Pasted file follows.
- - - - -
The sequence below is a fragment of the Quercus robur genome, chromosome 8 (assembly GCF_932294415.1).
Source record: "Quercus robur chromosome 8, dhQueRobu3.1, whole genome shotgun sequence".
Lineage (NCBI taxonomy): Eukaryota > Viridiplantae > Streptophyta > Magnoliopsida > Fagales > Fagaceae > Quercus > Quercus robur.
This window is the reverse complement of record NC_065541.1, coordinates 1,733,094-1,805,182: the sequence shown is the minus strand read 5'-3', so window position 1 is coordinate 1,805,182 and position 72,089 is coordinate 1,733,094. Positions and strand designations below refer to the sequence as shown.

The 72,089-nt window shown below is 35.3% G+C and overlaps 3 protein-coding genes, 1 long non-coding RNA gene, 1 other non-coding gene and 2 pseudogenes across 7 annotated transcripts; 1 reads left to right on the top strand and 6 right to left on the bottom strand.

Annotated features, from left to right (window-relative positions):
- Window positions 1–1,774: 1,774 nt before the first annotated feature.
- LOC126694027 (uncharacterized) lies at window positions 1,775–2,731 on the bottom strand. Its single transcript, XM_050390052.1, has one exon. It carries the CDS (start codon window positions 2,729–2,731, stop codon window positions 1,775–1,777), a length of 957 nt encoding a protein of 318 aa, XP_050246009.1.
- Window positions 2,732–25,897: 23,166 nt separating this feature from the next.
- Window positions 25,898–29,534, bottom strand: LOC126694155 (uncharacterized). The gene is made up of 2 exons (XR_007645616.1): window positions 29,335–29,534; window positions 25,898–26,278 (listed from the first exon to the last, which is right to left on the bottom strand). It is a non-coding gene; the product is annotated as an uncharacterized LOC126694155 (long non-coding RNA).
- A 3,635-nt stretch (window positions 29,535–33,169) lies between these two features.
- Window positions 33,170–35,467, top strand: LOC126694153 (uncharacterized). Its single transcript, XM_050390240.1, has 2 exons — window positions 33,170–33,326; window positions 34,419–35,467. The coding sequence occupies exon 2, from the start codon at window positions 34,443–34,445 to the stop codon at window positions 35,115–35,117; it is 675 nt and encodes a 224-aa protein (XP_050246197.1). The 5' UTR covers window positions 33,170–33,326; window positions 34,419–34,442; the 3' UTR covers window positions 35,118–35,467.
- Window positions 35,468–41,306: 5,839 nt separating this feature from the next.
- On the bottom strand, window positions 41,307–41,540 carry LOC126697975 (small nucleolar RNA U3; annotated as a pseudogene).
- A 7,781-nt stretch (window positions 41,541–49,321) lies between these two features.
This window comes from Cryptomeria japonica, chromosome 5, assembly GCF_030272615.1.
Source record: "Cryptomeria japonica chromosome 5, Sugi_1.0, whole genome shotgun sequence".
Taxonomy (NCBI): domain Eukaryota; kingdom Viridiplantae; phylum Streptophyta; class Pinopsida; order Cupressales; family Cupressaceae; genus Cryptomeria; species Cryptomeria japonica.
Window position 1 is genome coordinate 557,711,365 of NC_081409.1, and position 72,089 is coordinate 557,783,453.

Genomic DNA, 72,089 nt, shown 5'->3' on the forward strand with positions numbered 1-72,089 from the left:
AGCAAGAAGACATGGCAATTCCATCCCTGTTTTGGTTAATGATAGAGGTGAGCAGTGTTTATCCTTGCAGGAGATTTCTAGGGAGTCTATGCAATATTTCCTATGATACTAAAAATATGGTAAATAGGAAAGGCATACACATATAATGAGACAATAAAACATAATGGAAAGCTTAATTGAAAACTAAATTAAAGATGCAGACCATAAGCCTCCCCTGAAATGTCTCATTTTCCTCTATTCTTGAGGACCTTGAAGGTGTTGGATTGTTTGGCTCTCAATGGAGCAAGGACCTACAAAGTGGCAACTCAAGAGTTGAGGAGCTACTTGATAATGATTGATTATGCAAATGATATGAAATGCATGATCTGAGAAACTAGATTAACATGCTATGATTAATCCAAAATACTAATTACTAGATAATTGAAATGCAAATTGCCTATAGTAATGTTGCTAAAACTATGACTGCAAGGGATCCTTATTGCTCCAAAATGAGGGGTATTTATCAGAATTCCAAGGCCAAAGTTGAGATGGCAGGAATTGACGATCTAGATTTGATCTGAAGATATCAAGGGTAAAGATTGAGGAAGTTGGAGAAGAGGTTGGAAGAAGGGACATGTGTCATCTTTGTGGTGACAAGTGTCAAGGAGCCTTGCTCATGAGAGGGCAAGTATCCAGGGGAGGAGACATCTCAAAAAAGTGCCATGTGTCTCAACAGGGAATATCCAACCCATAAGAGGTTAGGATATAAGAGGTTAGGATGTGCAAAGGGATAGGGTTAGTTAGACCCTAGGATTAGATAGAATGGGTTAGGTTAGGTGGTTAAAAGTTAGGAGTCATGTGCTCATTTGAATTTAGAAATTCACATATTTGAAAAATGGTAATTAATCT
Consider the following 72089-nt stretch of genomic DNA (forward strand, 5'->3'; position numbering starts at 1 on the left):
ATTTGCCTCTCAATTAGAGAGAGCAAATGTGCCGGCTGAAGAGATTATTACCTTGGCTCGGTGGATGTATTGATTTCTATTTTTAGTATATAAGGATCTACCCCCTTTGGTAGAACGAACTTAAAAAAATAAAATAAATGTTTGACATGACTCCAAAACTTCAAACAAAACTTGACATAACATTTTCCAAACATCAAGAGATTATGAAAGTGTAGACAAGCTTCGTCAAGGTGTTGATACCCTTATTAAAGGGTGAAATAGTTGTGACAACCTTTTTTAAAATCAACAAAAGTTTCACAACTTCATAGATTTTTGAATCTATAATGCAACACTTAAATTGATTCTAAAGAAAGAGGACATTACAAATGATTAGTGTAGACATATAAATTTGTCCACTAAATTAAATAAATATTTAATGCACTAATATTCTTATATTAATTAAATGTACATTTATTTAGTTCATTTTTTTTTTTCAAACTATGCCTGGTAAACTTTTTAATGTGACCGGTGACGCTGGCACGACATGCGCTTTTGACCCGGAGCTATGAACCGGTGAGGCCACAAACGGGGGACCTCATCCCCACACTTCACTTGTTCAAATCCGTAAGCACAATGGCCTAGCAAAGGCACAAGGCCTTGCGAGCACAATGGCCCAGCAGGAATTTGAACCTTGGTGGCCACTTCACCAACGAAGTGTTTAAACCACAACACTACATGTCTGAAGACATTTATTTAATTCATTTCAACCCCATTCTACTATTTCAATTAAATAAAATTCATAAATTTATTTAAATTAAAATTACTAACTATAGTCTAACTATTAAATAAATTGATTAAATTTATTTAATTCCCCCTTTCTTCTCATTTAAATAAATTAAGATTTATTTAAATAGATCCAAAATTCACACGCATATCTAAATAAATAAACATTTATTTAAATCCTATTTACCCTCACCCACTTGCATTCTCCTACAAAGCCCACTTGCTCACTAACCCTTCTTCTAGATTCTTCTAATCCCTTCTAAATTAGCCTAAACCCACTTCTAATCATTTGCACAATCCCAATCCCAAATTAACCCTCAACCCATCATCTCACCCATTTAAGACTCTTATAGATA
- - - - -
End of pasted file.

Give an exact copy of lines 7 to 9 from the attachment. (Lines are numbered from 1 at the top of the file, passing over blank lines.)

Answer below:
- Window positions 1–1,774: 1,774 nt before the first annotated feature.
- LOC126694027 (uncharacterized) lies at window positions 1,775–2,731 on the bottom strand. Its single transcript, XM_050390052.1, has one exon. It carries the CDS (start codon window positions 2,729–2,731, stop codon window positions 1,775–1,777), a length of 957 nt encoding a protein of 318 aa, XP_050246009.1.
- Window positions 2,732–25,897: 23,166 nt separating this feature from the next.